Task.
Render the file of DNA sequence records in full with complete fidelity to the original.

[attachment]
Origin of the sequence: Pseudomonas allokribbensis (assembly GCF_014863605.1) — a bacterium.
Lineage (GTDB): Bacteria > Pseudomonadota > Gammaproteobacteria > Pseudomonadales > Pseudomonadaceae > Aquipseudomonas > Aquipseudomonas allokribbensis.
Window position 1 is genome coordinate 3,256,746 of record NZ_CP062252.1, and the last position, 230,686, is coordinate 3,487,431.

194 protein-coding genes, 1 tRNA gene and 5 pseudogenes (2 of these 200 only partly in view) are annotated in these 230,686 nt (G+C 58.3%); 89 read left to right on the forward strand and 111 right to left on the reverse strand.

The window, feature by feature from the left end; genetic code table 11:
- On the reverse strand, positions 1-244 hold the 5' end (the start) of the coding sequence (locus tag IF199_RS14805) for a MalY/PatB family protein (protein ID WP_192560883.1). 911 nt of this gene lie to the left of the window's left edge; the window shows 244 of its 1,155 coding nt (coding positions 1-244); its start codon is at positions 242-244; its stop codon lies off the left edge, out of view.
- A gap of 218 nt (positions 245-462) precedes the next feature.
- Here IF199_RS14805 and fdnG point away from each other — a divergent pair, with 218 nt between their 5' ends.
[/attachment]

Origin of the sequence: Pseudomonas allokribbensis (assembly GCF_014863605.1) — a bacterium.
Lineage (GTDB): Bacteria > Pseudomonadota > Gammaproteobacteria > Pseudomonadales > Pseudomonadaceae > Aquipseudomonas > Aquipseudomonas allokribbensis.
Window position 1 is genome coordinate 3,256,746 of record NZ_CP062252.1, and the last position, 230,686, is coordinate 3,487,431.

194 protein-coding genes, 1 tRNA gene and 5 pseudogenes (2 of these 200 only partly in view) are annotated in these 230,686 nt (G+C 58.3%); 89 read left to right on the forward strand and 111 right to left on the reverse strand.

The window, feature by feature from the left end; genetic code table 11:
- On the reverse strand, positions 1-244 hold the 5' end (the start) of the coding sequence (locus tag IF199_RS14805) for a MalY/PatB family protein (protein ID WP_192560883.1). 911 nt of this gene lie to the left of the window's left edge; the window shows 244 of its 1,155 coding nt (coding positions 1-244); its start codon is at positions 242-244; its stop codon lies off the left edge, out of view.
- A gap of 218 nt (positions 245-462) precedes the next feature.
- Here IF199_RS14805 and fdnG point away from each other — a divergent pair, with 218 nt between their 5' ends.